One project led to another and CloudFactory was born. Its vision: to help change the lives of millions of people by linking them to work. The idea was that if an individual has a computer, an internet connection and basic skills, then CloudFactory could connect them to the kind of work that was previously limited to people with programming degrees. Today, CloudFactory employs 2,044 people, 1,280 in Nepal.
The company uses a cloud-based platform to distribute simple tasks from tech companies globally to ‘cloud workers’ in Nepal and Kenya. The tasks can include inputting data, transcribing receipts and annotating images for companies developing artificial intelligence (AI) algorithms for self-driving cars. Recently, CloudFactory worked with a company in France that applied data to help French President Macron win the recent election.
Engineers at the CloudFactory office in Bhaisepati. CloudFactory is one of the leading IT companies, employing over 1,000 people.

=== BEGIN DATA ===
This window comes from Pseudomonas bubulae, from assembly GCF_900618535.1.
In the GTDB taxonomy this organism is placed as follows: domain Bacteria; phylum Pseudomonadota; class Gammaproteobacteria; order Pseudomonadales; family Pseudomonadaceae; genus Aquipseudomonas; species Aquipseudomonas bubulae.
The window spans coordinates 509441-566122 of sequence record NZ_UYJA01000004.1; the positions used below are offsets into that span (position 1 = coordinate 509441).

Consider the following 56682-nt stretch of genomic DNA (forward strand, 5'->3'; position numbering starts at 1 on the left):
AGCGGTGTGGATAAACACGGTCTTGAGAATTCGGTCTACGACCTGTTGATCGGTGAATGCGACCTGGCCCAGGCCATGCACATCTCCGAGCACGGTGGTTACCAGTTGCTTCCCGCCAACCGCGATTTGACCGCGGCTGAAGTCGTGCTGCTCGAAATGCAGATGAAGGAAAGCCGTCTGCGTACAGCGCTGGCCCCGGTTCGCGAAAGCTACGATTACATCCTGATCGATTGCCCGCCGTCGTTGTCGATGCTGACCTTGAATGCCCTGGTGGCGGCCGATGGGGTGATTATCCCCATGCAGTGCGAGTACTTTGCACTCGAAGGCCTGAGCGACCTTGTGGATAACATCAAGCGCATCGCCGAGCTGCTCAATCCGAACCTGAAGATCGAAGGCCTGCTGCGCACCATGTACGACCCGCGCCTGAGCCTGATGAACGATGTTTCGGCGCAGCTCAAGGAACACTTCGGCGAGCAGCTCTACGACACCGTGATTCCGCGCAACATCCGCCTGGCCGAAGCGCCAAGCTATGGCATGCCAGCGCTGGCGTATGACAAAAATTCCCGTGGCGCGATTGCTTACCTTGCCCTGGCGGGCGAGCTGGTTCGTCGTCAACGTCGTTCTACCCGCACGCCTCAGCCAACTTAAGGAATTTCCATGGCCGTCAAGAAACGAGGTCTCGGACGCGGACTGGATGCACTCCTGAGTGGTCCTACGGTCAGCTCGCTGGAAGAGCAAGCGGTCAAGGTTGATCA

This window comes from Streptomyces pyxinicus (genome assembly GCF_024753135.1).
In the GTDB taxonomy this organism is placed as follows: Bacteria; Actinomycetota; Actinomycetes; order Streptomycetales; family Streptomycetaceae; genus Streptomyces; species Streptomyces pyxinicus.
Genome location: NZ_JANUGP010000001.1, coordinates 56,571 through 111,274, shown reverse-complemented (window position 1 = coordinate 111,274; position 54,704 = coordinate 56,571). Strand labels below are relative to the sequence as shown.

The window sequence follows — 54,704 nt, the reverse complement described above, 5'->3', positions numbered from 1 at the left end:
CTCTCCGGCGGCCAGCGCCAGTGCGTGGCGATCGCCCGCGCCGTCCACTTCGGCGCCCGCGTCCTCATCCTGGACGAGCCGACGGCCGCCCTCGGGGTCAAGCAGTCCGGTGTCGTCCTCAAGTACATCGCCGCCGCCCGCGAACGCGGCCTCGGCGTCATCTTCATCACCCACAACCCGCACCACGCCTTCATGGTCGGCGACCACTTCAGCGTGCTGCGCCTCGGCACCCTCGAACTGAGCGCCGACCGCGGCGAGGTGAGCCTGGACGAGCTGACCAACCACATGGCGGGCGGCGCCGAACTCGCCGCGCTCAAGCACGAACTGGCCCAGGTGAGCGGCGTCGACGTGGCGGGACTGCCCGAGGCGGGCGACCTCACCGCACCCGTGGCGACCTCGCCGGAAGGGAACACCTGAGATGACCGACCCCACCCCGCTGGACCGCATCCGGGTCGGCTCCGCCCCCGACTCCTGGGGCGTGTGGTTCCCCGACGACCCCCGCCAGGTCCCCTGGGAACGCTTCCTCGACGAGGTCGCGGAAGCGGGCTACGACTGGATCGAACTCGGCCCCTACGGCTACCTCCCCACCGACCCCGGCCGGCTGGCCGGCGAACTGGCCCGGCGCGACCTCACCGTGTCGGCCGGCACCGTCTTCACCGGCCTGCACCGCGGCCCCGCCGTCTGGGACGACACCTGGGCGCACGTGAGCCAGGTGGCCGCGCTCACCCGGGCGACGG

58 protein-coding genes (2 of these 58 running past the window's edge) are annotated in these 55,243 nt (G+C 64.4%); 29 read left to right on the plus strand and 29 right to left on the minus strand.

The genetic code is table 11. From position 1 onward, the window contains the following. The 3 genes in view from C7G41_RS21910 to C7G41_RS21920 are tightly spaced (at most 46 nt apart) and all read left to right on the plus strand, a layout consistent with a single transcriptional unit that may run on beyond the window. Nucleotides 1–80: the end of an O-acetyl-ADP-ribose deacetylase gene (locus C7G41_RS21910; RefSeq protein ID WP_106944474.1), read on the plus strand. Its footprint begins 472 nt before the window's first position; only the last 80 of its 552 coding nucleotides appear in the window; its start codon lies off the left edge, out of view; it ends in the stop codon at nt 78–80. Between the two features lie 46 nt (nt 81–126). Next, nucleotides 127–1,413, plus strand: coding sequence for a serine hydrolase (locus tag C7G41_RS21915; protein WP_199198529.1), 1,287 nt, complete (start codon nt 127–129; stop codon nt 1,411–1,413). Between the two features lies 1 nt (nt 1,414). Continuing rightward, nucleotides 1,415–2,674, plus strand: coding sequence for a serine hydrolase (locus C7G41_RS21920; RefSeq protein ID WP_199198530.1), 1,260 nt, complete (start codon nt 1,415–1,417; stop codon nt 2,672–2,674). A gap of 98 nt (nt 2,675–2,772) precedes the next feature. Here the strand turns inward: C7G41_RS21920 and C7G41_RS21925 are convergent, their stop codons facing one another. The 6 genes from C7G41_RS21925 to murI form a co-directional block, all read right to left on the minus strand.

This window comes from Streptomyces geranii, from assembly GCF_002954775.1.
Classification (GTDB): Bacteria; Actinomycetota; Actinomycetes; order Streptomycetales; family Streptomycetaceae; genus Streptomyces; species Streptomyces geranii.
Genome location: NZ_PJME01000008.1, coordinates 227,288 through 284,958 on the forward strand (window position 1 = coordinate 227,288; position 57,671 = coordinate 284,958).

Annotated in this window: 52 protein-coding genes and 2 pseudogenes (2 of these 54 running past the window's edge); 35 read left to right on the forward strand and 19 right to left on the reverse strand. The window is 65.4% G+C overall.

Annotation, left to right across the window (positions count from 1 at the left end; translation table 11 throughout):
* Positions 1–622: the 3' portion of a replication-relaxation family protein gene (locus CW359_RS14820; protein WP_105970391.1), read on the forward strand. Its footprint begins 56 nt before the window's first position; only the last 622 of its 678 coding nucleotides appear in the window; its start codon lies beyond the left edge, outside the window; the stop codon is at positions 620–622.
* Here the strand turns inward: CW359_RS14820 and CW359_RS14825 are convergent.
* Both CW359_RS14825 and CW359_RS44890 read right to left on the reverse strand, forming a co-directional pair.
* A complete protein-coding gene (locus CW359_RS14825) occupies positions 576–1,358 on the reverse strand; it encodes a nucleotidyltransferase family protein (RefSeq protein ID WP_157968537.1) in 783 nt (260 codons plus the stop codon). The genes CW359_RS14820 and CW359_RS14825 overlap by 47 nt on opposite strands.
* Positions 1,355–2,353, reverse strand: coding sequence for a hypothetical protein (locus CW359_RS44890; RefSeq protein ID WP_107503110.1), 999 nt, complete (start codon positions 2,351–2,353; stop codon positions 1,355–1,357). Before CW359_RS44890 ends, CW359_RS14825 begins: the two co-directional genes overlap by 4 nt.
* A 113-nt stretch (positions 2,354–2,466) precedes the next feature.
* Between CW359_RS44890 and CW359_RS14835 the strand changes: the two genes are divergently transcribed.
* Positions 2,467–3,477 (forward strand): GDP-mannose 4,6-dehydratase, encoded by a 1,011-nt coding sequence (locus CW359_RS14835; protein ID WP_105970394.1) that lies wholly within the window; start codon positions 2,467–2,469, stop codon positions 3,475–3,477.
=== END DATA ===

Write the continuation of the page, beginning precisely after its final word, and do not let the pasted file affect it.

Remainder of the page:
“What we are doing is not just providing data services for our clients but people who care,” says John Snowden, general manager of CloudFactory in Nepal. “We are doing meaningful work using brilliant technology to get there, and that results in people who care,” he adds.
What sets CloudFactory apart from its competitors is exactly that: it provides clients a relationship with workers for whom the work is meaningful and who care about doing a good job. Those working here get an opportunity to grow and make a difference.
Monica Ghimire, 25, joined CloudFactory as a part-time worker. Fast forward five years and she is now a project lead in the company. “The working culture and environment here is great. There is something new to learn every day and new ideas are welcomed. There is constant interaction and mentorship,” she says.